One new facility planned for the park is a child care center, scheduled for completion in 2003.

— Bridgette Craney

Mining Update

Regulations, Prices Seesaw in West Virginia's Coal Industry
Two years ago, the survival skills of West Virginia coal producers were being tested to their limits. Uncertainty in mining regulations and depressed coal prices forced many companies to scale back their operations. Since then, the industry has experienced as many twists and turns as a coal car winding through an underground mine.

In April 2001, a federal appeals court overturned a pivotal ruling that had delayed mountaintop mining projects in West Virginia for more than a year. Ruling in a lawsuit against state and federal regulators, U.S. District Court Judge Charles Haden determined in October 1999 that the West Virginia Department of Environmental Protection (WVDEP) couldn't permit the dumping of waste material from mountaintop mines into the streams of nearby valleys. He deemed such actions as violating the federal Clean Water Act. However, the appeals court said Haden didn't have the jurisdiction to make this decision because the state has primacy over regulating its mine permitting process.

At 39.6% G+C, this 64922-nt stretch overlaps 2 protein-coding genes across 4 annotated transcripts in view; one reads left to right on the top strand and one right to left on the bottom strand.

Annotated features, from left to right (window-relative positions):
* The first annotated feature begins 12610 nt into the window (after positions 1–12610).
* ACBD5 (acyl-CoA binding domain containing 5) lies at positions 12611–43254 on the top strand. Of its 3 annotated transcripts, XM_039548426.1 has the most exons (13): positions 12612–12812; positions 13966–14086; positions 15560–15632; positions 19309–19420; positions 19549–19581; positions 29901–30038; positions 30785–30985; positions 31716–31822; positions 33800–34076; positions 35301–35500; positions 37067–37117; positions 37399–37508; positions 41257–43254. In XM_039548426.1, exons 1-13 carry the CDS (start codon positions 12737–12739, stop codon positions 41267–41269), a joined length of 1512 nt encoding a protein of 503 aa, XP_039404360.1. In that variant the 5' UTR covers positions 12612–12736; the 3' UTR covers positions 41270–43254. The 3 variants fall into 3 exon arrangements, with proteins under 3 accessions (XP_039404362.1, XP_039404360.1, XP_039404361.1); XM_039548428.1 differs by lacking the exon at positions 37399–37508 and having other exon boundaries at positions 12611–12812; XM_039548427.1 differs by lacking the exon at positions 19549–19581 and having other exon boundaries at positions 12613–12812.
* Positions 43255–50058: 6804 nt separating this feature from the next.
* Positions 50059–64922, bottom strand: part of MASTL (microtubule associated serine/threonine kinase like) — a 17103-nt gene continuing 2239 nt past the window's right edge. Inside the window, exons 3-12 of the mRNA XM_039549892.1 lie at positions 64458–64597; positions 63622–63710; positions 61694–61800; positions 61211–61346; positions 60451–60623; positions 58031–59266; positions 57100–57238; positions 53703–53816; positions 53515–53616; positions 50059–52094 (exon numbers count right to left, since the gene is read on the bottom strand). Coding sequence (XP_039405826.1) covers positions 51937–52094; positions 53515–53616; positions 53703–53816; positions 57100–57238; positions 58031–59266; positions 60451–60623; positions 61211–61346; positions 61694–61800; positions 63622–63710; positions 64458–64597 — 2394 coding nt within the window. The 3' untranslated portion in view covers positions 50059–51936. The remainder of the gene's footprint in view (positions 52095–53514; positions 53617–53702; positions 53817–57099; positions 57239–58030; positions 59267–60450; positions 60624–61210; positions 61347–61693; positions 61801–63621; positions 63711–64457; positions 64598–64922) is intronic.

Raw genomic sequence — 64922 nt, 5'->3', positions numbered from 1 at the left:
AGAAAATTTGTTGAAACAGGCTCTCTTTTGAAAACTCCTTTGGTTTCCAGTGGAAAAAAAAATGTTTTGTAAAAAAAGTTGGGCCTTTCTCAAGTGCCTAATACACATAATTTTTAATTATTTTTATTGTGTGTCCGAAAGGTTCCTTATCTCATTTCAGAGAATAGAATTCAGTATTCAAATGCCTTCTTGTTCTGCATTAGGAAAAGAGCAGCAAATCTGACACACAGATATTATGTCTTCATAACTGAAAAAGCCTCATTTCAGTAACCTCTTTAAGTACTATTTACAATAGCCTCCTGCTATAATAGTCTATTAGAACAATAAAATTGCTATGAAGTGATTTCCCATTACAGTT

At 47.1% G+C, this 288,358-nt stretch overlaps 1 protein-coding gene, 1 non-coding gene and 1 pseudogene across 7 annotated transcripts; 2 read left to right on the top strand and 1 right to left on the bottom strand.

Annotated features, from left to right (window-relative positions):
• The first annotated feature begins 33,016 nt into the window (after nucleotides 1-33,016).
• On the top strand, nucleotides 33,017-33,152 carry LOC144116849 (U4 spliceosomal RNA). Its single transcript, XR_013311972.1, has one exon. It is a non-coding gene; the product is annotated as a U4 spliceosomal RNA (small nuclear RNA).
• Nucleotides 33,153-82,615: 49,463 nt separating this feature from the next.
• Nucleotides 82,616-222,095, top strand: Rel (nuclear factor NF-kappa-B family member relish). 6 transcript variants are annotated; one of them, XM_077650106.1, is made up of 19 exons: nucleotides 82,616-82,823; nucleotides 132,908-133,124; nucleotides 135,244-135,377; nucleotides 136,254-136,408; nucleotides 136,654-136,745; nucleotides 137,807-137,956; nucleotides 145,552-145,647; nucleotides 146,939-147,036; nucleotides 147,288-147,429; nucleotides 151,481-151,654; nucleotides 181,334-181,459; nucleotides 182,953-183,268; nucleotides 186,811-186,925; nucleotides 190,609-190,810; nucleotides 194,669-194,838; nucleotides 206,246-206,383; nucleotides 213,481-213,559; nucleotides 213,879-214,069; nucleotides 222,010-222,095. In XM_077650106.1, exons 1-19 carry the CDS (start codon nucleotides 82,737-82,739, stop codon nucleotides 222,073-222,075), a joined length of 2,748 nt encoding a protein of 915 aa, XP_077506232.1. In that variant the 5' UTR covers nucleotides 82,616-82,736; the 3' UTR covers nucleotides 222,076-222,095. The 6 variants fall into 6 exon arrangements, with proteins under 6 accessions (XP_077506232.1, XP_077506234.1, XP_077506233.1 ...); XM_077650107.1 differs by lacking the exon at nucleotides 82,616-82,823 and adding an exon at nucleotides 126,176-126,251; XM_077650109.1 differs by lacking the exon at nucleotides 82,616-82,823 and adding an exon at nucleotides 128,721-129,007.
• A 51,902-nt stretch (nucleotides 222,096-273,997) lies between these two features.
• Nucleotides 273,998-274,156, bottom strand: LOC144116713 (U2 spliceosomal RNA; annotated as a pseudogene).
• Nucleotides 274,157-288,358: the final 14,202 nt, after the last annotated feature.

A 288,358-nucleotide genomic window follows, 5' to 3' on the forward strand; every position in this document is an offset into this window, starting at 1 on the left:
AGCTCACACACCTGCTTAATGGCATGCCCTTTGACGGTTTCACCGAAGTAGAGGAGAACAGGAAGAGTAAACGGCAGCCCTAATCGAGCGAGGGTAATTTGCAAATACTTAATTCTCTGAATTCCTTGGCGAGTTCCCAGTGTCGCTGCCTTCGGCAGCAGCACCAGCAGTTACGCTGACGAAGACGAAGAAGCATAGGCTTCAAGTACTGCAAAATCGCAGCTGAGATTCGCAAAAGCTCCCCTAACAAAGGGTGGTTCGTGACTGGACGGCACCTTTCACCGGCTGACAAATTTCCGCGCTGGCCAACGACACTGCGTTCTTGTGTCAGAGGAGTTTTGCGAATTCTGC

Mining companies were happy to see the issue resolved. Ben Greene, former chairman of the West Virginia Coal Association, was quoted in The State Journal as saying, "We can get back to stability and normalcy in the practice of mining."

That normalcy didn't last long. In May 2002, Judge Haden ruled in a different lawsuit against the U.S. Army Corps of Engineers that the agency couldn't allow mountaintop mines to dump waste into valleys. Once again, West Virginia's regulatory environment was thrown into disarray. As of September 2002, 90 applications for a federal permit to deposit mine waste in waterways under the Surface Mining Control and Reclamation Act were pending. No mining operation in the Mountain State had received the four federal permits necessary to begin operations since Haden's ruling.